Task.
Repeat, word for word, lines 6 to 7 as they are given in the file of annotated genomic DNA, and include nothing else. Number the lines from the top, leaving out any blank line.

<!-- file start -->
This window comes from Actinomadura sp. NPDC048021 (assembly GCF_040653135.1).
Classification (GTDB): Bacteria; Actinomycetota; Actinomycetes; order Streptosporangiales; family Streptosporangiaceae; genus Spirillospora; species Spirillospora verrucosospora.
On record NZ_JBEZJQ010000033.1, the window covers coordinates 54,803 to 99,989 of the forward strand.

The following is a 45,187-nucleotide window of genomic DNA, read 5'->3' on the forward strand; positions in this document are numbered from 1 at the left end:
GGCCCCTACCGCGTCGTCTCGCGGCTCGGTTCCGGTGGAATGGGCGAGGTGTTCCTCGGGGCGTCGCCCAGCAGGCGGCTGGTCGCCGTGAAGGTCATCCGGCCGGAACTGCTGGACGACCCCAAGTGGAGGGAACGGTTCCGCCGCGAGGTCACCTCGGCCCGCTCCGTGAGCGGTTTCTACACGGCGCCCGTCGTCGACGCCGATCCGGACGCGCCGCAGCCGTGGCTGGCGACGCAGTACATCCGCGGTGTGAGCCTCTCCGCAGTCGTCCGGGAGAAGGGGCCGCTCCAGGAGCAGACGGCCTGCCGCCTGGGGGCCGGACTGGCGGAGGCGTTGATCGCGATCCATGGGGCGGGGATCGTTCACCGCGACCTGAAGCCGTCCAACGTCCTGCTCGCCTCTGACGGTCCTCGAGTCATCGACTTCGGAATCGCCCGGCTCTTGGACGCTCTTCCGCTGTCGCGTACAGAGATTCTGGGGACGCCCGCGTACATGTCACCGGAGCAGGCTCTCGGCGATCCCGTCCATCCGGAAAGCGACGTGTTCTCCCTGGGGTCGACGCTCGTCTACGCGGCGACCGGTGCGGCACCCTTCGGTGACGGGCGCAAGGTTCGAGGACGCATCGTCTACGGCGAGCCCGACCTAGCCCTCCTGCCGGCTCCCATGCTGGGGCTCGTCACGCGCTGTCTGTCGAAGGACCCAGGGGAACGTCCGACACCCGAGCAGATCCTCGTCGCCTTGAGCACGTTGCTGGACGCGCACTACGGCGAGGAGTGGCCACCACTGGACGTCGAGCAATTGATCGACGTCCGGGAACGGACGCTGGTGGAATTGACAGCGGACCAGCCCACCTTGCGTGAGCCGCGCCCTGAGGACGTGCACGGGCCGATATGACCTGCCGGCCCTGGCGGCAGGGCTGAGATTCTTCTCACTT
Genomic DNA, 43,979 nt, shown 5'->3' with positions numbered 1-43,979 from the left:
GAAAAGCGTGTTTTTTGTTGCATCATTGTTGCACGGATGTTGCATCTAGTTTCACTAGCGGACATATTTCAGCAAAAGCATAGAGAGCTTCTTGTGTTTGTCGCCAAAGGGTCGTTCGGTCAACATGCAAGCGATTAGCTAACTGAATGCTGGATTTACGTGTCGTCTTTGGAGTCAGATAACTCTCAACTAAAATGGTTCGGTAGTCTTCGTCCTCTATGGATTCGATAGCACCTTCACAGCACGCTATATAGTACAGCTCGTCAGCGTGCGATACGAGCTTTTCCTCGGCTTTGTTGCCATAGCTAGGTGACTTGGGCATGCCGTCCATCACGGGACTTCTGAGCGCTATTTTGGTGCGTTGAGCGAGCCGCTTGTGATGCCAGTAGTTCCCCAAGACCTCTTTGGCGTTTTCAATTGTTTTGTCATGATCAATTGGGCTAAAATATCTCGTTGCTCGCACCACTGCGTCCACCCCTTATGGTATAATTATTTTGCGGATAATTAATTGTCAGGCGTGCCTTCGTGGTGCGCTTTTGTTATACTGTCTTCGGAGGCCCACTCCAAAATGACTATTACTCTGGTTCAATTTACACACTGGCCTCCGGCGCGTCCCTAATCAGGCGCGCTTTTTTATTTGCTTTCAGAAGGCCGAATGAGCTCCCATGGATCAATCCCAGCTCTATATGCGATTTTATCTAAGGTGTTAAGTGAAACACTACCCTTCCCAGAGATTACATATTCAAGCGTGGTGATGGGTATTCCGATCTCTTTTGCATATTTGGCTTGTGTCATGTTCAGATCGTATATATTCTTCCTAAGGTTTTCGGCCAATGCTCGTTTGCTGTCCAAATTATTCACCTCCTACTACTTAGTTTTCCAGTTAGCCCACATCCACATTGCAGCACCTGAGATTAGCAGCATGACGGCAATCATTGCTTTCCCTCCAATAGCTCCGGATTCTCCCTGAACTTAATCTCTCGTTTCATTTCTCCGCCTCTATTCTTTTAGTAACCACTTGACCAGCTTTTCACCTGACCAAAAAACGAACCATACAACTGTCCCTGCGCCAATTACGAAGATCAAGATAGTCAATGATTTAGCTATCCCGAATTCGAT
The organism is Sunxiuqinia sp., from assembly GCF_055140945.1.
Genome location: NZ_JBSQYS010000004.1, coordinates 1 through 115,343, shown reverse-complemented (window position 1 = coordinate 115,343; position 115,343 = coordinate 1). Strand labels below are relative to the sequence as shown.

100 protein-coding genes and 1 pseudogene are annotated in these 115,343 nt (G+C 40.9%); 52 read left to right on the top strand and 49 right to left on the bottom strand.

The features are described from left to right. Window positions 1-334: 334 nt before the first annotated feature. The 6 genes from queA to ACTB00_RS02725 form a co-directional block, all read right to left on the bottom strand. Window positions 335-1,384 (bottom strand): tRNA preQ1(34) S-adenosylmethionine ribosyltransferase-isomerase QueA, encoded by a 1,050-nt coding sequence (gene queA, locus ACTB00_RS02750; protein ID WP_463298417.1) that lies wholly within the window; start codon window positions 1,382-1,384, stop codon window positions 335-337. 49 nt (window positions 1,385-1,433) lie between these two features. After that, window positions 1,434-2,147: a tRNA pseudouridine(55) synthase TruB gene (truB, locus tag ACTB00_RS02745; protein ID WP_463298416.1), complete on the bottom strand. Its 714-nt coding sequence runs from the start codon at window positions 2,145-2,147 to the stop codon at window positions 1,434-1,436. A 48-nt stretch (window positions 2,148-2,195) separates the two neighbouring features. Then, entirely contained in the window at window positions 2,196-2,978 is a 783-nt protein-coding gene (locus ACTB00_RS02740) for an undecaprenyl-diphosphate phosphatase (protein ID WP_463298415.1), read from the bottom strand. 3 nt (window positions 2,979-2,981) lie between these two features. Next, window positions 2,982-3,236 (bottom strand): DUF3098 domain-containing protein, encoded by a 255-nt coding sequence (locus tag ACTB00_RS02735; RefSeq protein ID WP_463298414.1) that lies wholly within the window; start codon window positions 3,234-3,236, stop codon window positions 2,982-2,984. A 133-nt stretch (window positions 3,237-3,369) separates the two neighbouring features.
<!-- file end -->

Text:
Genomic DNA, 43,979 nt, shown 5'->3' with positions numbered 1-43,979 from the left:
GAAAAGCGTGTTTTTTGTTGCATCATTGTTGCACGGATGTTGCATCTAGTTTCACTAGCGGACATATTTCAGCAAAAGCATAGAGAGCTTCTTGTGTTTGTCGCCAAAGGGTCGTTCGGTCAACATGCAAGCGATTAGCTAACTGAATGCTGGATTTACGTGTCGTCTTTGGAGTCAGATAACTCTCAACTAAAATGGTTCGGTAGTCTTCGTCCTCTATGGATTCGATAGCACCTTCACAGCACGCTATATAGTACAGCTCGTCAGCGTGCGATACGAGCTTTTCCTCGGCTTTGTTGCCATAGCTAGGTGACTTGGGCATGCCGTCCATCACGGGACTTCTGAGCGCTATTTTGGTGCGTTGAGCGAGCCGCTTGTGATGCCAGTAGTTCCCCAAGACCTCTTTGGCGTTTTCAATTGTTTTGTCATGATCAATTGGGCTAAAATATCTCGTTGCTCGCACCACTGCGTCCACCCCTTATGGTATAATTATTTTGCGGATAATTAATTGTCAGGCGTGCCTTCGTGGTGCGCTTTTGTTATACTGTCTTCGGAGGCCCACTCCAAAATGACTATTACTCTGGTTCAATTTACACACTGGCCTCCGGCGCGTCCCTAATCAGGCGCGCTTTTTTATTTGCTTTCAGAAGGCCGAATGAGCTCCCATGGATCAATCCCAGCTCTATATGCGATTTTATCTAAGGTGTTAAGTGAAACACTACCCTTCCCAGAGATTACATATTCAAGCGTGGTGATGGGTATTCCGATCTCTTTTGCATATTTGGCTTGTGTCATGTTCAGATCGTATATATTCTTCCTAAGGTTTTCGGCCAATGCTCGTTTGCTGTCCAAATTATTCACCTCCTACTACTTAGTTTTCCAGTTAGCCCACATCCACATTGCAGCACCTGAGATTAGCAGCATGACGGCAATCATTGCTTTCCCTCCAATAGCTCCGGATTCTCCCTGAACTTAATCTCTCGTTTCATTTCTCCGCCTCTATTCTTTTAGTAACCACTTGACCAGCTTTTCACCTGACCAAAAAACGAACCATACAACTGTCCCTGCGCCAATTACGAAGATCAAGATAGTCAATGATTTAGCTATCCCGAATTCGAT